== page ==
Samsung's headquarters in Seocho-dong, southern Seoul (Yonhap)
A key mergers and acquisitions dealmaker at Samsung Electronics has recently been relocated to join an in-house think tank, fueling speculation about the tech giant’s long-awaited “mega deals” in chips or other growth driver sectors.
According to industry sources on Wednesday, Ahn Joong-hyun, an executive vice president at Samsung’s business support task force, was promoted to president last week to lead a future business division at Samsung Global Research.
Ahn, 58, has played a leading role in Samsung’s major deals in recent years, including its sell-off of defense business, worth 2 trillion won ($1.6 billion), to Hanwha Group in 2014 and the $8 billion acquisition of Harman International in 2017.
Replacing the now defunct control tower team Future Strategy Office, the business support TF, a team of some 30 finance and strategy specialists, has led talks on merger and acquisition deals across Samsung affiliates.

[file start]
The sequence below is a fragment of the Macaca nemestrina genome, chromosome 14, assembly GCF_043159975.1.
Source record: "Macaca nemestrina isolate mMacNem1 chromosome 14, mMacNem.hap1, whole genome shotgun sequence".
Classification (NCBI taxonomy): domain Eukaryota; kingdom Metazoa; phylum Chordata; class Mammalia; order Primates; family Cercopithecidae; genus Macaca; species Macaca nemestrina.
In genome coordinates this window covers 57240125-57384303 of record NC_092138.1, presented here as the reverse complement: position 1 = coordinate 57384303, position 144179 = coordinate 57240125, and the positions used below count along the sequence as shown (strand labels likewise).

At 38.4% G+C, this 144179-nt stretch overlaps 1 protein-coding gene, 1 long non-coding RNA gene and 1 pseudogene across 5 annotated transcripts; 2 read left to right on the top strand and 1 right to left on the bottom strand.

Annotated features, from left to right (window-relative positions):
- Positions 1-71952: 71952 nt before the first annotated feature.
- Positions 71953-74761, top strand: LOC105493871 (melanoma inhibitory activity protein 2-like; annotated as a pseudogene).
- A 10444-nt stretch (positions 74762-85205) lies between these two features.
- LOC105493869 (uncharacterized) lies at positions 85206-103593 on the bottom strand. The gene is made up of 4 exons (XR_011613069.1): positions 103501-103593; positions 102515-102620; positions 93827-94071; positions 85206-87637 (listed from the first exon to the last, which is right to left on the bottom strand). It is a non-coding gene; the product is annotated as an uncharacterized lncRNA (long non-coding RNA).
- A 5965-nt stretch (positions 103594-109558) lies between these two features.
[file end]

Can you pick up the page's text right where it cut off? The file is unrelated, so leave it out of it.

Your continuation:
Sources predict Ahn’s relocation could speed up Samsung’s pursuit of new growth drivers and pave the way for a big deal. Currently, Samsung’s cash flow is estimated at a whopping 130 trillion won.
Samsung’s top brass has hinted it is keen on landing large-scale M&As on several occasions, but there has been no major announcement since the Harman deal.
At a shareholder meeting in March, Samsung Electronics co-CEO Han Jong-hee, who oversees the company’s mobile business division, stressed plans for new growth engine businesses, citing robots and the metaverse.
“It seems crucial for Samsung to find a new growth driver by achieving a major breakthrough in foundry business or carrying out a sizeable M&A,” said Kim Dong-won, an analyst at KB Securities, referring to the company’s tumbling share prices despite record earnings.
Samsung Global Research, formerly Samsung Economic Research Institute or SERI, used to publish impactful research reports on general social and business issues, but its activity became drastically limited during the years when Vice Chairman Lee Jae-yong, the de facto Samsung chief, was bogged down in legal woes.
Upon his release on parole in August last year, Lee pledged a drastic overhaul across affiliates. In a year-end reshuffle in December, the think tank was also revamped with the new name.
By Lee Ji-yoon (firstname.lastname@example.org